> ..... My position was that byte alignment put/get -s can be
> done on those systems but the 1-sided communication for alignments not
> supported in hardware would become 2-sided operations very similar to
> simply doing an MPI_Send. A limitation that put/get -s are allowed only
> on certain boundaries would be fine with me but I think that since misaligned
> messages are allowed, it is possible to at least simulate misaligned put/get -s
> on systems that don't allow certain alignments.
(1) At least to me, "1-sided" and "2-sided" (aka point-to-point) are descriptions
of semantics rather than implementation. They are defined by the routines
that the user calls and the effects of those routines, rather than how the
hardware implements them.
(2) As you mention and from some of the descriptions I've read here, it seems
that some systems can perform almost any kind of remote operation without
involving the remote CPU. On the other hand, lots of systems cannot perform
any remote operation without involving the remote CPU. It's clear that, at
some point, the question must be "what functionality do programmers desire
from one-sided communication" rather than "what one-sided communication can
be implemented without involving the remote processor. One way to combine
the answers to these two questions is to provide the functionality in
pieces. If almost any machine can do X efficiently, and some machines can
additionally do some useful Y efficiently, then offer X, Y, and Z=X+Y.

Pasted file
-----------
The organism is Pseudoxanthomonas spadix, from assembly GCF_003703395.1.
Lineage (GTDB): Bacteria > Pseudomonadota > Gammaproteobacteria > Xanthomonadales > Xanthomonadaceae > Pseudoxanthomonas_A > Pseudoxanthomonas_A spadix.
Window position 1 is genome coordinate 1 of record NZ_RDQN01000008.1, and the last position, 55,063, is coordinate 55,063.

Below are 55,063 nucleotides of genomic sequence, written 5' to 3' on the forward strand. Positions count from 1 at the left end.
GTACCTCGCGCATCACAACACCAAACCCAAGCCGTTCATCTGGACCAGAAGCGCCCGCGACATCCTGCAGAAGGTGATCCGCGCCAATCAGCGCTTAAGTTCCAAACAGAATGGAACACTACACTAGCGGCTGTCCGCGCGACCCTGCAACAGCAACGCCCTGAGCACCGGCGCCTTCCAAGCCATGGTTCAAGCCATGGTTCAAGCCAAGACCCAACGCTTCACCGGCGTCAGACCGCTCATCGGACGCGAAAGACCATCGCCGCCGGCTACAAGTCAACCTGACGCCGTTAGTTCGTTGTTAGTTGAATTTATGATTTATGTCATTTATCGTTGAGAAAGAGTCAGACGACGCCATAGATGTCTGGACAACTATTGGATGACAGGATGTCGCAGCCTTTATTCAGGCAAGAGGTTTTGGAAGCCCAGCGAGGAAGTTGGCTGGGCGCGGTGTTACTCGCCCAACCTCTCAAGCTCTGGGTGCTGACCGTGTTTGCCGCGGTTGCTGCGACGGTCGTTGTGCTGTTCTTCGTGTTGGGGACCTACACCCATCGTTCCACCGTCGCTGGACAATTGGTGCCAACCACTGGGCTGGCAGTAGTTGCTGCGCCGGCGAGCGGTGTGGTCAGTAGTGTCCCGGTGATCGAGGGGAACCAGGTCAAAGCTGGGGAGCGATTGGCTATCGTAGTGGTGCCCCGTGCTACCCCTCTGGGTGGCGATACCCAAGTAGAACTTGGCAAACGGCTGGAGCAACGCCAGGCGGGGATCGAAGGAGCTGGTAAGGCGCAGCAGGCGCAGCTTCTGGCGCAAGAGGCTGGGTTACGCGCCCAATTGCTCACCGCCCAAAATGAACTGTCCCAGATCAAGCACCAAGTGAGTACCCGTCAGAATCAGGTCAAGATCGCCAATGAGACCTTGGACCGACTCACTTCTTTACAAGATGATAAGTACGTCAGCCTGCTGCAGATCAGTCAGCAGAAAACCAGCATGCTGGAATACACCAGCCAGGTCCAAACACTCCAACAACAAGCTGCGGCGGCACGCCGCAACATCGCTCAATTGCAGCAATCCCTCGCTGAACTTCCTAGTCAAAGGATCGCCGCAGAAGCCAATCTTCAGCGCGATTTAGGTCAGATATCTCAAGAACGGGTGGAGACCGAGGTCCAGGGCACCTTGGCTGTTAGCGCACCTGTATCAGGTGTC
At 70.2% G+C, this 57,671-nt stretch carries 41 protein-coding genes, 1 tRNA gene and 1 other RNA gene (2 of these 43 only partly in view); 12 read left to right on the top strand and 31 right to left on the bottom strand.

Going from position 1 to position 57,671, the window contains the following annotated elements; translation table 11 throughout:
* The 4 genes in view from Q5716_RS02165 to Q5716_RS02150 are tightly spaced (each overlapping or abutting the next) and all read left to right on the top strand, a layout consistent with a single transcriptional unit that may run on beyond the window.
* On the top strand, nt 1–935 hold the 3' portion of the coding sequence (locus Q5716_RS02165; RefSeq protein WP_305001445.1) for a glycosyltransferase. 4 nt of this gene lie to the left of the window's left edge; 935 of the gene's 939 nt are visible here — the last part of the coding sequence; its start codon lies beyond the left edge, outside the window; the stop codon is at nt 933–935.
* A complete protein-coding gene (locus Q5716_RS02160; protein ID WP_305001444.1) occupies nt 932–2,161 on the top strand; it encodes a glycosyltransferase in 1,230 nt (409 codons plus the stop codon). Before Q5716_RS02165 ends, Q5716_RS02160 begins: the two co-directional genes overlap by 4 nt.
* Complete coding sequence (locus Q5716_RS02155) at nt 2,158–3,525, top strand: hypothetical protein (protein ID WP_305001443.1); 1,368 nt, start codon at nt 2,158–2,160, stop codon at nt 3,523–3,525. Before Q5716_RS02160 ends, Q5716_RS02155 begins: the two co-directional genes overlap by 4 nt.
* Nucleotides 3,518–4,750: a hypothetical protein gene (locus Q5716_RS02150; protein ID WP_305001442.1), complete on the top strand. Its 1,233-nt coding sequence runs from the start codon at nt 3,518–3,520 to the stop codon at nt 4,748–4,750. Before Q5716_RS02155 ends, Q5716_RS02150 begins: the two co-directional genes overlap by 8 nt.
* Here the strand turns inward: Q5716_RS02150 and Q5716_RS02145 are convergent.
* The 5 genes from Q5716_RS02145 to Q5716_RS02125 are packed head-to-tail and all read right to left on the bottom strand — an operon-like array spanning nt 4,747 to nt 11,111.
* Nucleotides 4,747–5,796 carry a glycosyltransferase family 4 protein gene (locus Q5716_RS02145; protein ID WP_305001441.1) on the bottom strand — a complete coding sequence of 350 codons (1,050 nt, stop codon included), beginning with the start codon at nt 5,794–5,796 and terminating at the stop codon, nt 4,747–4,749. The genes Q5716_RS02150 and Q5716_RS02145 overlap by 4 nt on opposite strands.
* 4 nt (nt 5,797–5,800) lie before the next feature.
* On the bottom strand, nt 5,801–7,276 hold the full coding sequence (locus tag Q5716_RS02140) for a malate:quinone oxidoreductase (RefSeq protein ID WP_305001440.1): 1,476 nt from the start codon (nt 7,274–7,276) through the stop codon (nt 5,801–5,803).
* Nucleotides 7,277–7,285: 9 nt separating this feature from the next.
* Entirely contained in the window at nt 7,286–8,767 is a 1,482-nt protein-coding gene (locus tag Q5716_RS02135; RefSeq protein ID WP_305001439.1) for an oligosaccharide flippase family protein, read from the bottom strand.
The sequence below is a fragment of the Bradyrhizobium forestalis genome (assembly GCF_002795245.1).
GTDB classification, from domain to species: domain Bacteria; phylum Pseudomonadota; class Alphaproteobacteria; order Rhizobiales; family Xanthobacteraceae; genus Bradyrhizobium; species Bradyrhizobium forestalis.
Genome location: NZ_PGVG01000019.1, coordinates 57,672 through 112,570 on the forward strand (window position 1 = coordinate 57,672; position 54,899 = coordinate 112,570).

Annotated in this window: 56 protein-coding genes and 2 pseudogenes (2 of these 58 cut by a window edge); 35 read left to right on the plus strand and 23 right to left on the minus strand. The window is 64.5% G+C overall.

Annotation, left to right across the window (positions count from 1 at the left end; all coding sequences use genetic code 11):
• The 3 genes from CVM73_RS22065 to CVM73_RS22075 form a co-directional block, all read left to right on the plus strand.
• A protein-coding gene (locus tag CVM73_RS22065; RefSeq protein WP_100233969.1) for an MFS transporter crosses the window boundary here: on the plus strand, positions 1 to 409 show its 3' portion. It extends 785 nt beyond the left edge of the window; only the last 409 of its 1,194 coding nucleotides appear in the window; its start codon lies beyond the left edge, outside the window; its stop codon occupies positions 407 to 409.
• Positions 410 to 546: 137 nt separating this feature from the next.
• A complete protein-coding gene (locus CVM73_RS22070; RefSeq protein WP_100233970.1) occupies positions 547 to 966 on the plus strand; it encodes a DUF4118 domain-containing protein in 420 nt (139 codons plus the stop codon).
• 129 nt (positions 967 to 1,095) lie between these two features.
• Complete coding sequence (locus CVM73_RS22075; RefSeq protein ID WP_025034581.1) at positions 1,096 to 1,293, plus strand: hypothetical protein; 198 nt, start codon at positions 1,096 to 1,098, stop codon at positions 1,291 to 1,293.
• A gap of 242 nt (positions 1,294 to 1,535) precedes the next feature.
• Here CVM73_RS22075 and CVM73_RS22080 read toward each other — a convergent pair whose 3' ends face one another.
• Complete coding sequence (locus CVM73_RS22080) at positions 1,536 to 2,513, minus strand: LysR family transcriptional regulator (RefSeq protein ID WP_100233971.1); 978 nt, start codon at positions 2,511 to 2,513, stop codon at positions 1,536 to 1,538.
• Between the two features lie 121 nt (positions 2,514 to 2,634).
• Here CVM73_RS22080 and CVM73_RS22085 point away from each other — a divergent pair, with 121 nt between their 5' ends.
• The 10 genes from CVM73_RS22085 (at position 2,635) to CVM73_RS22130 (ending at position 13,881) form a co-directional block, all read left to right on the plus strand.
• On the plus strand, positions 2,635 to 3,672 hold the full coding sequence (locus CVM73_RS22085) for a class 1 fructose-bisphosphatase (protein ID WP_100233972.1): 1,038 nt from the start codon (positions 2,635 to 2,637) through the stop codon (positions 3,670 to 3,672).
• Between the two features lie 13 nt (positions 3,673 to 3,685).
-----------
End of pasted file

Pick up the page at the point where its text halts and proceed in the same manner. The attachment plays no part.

Programmers who want efficiency will strive to use just X, but if they need
to do both X and Y, they will use Z and allow some architectures to use
their special powers. (Maybe in this case "X" is an aligned communication
and "Y" is a copy to an unaligned location, so "Z" is an unaligned
(3) One question that has also been asked is -- "what one-sided communication can
be implemented without involving the remote *process*". Again, some
combinations of OS and architecture (what we used to call "virtual machines",
before PVM came along) will allow a fairly efficient implementation of a
model where a process can feel the effects of a remote "put" anywhere in
their address space in a timely manner without executing any extra commands.
I believe that this is not possible on many other machines. Specifically,
I believe that the only method of writing into the address space of another
process in Unix is mmap, and I don't know how standard this is or whether
coherence is always assured. Cache coherence and other architectural
decisions may also come into play.
(4) Whether or not it is *possible* or *efficient* to implement 1-sided which
does not require involvement of the remote process, involvement is often
desired for *correctness*. If process P puts to process Q, process Q will
often want to ensure, somehow, that the transfer has completed before it
accesses the new value. In some cases and on some architectures, it may be
able to spin waiting for some "sentinel" value to be put somewhere,
effectively implementing a spin-lock in high-level code -- not exactly
desirable. It would be much more desirable for the model to offer some
standard way of waiting for a specific put to complete. (Of course, there
may be times when you don't need this extra functionality, but it is
Putting all of these together, I personally don't think that a communication
model suffers much by requiring that a remote process execute some command
before it can expect that data from a remote put is available. It makes the
model much more portable, and on fancy systems with lots of hardware that
does all the dirty work, the user command might not need to do much (and maybe
can even be implemented as a noop).
Similar arguments can be made for specifying each piece of data that must be
"gettable" by another process.
-- =============================================================================== David C. DiNucci | MRJ, Inc., Rsrch Scntst |USMail: NASA Ames Rsrch Ctr email@example.com| NAS (Num. Aerospace Sim.)| M/S T27A-2 (415)604-4430 | Parallel Tools Group | Moffett Field, CA 94035